Londonderry — Ireland is a family of 13 peaceful protesters shot dead by soldiers in the 1972 Bloody Sunday incident to commemorate the 50th anniversary of one of the decisive days of the Northern Ireland conflict. Asked Britain to ensure its justice.
In 2010, the British government killed 13 Catholic civil rights protesters “injustice and unjustly” in Londonderry on January 30, 1972, and 14 people were killed in his injuries. I apologized for that.
However, no one responsible for the shooting was convicted, and in July last year, a British prosecutor announced that the only British soldier charged with murder would not be tried.
“There must be a way to justice,” Irish Foreign Minister Simon Coveney told RTE, a national broadcaster, after meeting with relatives of the victims, offering a wreath.
“As someone said, our children were buried 50 years ago, but we haven’t rested them yet … because we don’t have justice,” he said. Told.
Coveny reiterated the Irish government’s opposition to the government’s proposal to stop all charges of soldiers and extremists to draw a line in conflict-offending relatives and all major A movement party rejected by local politics.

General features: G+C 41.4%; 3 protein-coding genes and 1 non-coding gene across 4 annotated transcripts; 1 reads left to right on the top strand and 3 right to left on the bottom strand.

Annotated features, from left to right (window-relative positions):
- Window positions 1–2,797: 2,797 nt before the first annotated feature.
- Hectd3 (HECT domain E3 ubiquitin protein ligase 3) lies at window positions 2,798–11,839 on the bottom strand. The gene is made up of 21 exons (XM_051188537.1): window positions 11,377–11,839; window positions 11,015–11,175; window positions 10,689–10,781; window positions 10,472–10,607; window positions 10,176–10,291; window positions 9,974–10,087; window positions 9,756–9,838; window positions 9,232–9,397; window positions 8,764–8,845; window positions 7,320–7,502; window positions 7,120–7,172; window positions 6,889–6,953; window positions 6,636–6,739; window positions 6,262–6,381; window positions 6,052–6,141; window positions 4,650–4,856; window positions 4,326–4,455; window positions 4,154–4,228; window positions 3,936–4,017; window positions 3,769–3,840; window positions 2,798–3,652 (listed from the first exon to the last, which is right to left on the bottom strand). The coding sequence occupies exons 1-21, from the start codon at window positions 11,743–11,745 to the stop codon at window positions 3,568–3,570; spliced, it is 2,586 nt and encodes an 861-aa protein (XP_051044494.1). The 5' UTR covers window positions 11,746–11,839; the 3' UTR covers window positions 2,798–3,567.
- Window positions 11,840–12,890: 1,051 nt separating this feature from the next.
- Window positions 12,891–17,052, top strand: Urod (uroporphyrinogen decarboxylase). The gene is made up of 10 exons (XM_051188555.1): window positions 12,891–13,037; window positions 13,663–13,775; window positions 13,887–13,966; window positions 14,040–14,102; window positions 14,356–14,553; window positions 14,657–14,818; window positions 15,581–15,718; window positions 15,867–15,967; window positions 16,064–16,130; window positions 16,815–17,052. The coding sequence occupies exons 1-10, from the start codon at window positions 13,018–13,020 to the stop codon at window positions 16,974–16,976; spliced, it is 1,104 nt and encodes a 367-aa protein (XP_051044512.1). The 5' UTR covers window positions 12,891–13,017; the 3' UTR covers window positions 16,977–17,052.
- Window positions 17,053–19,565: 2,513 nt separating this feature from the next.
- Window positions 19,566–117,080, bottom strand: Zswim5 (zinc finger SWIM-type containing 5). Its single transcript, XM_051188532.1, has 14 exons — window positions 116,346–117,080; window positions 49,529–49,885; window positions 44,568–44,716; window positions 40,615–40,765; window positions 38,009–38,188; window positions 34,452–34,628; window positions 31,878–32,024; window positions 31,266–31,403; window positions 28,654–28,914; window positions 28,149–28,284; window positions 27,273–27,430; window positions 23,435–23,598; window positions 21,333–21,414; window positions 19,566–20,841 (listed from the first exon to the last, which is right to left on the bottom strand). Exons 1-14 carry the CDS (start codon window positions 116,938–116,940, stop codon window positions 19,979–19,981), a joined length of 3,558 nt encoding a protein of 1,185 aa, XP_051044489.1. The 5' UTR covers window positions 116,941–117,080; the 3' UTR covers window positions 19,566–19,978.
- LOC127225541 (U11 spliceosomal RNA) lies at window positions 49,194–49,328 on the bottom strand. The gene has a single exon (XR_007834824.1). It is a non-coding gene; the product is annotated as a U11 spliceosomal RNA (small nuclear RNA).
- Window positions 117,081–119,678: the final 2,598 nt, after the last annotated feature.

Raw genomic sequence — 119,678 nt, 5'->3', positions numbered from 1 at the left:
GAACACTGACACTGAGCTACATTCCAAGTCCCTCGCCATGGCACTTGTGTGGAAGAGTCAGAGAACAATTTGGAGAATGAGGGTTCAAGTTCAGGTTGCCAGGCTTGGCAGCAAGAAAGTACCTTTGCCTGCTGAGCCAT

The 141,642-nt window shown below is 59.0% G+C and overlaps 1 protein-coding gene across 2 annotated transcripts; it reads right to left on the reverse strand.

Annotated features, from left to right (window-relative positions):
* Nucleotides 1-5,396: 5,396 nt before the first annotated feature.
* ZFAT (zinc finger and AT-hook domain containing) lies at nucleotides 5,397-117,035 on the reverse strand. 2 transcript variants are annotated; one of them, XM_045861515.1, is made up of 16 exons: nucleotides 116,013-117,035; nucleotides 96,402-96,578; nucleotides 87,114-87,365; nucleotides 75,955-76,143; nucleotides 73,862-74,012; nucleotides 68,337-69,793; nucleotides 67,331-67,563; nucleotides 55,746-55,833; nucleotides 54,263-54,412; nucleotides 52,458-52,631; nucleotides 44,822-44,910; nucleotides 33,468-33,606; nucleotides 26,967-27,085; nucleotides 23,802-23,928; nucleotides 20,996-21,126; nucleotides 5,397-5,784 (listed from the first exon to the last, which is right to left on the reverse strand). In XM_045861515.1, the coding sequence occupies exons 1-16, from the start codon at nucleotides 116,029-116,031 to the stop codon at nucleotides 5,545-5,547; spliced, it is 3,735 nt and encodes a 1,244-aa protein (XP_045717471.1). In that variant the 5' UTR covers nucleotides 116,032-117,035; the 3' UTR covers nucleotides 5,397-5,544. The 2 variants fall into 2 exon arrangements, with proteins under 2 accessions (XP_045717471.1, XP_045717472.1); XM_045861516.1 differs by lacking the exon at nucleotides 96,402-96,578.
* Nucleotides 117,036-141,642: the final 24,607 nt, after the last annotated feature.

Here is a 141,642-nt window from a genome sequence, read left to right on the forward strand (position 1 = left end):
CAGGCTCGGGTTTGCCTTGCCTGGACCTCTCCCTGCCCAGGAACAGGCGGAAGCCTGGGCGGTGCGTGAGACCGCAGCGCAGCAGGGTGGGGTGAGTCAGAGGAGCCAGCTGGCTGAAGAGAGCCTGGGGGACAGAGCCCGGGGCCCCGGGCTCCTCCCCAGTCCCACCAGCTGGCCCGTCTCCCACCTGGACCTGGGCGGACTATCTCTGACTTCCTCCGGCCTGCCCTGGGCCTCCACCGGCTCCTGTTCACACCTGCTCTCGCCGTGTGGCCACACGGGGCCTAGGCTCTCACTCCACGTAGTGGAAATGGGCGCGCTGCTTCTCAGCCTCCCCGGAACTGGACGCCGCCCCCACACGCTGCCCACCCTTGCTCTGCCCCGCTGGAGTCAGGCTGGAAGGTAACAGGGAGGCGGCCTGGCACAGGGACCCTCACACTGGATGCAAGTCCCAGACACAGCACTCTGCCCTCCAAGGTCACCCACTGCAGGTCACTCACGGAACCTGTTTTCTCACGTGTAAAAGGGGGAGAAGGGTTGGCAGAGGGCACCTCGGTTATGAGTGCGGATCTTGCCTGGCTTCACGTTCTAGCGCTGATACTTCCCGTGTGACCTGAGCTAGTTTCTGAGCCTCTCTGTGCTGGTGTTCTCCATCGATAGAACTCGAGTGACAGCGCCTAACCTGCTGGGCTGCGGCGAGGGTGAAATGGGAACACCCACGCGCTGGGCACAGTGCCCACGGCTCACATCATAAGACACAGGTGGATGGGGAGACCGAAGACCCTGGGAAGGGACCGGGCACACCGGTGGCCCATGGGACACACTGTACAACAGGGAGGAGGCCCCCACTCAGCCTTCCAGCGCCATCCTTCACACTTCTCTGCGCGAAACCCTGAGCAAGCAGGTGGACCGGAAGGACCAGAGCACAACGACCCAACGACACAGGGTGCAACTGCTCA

“We can never and will not support that approach,” he said.
Pictures of relatives with white roses and those killed led thousands of people to follow the route of the 1972 march.
Irish Prime Minister Micheál Martin saw the names of the victims read aloud at the monument.
“The whole court and judicial process should be unfolded,” Martin told journalists after the ceremony.
Members of the British government did not attend the event, but in a Twitter post on Saturday Johnson described Bloody Sunday as “one of the darkest days of trouble” and said Britain had to learn from the past.
In 1972, the conflict between the Irish Nationalist radicals seeking unity with the Republic of Ireland and the British Army and the loyalists who decided to keep the region in Britain widened significantly.
More than 3,000 people were killed before the 1998 peace process largely ended the violence.
By Clodagh Kilcoyne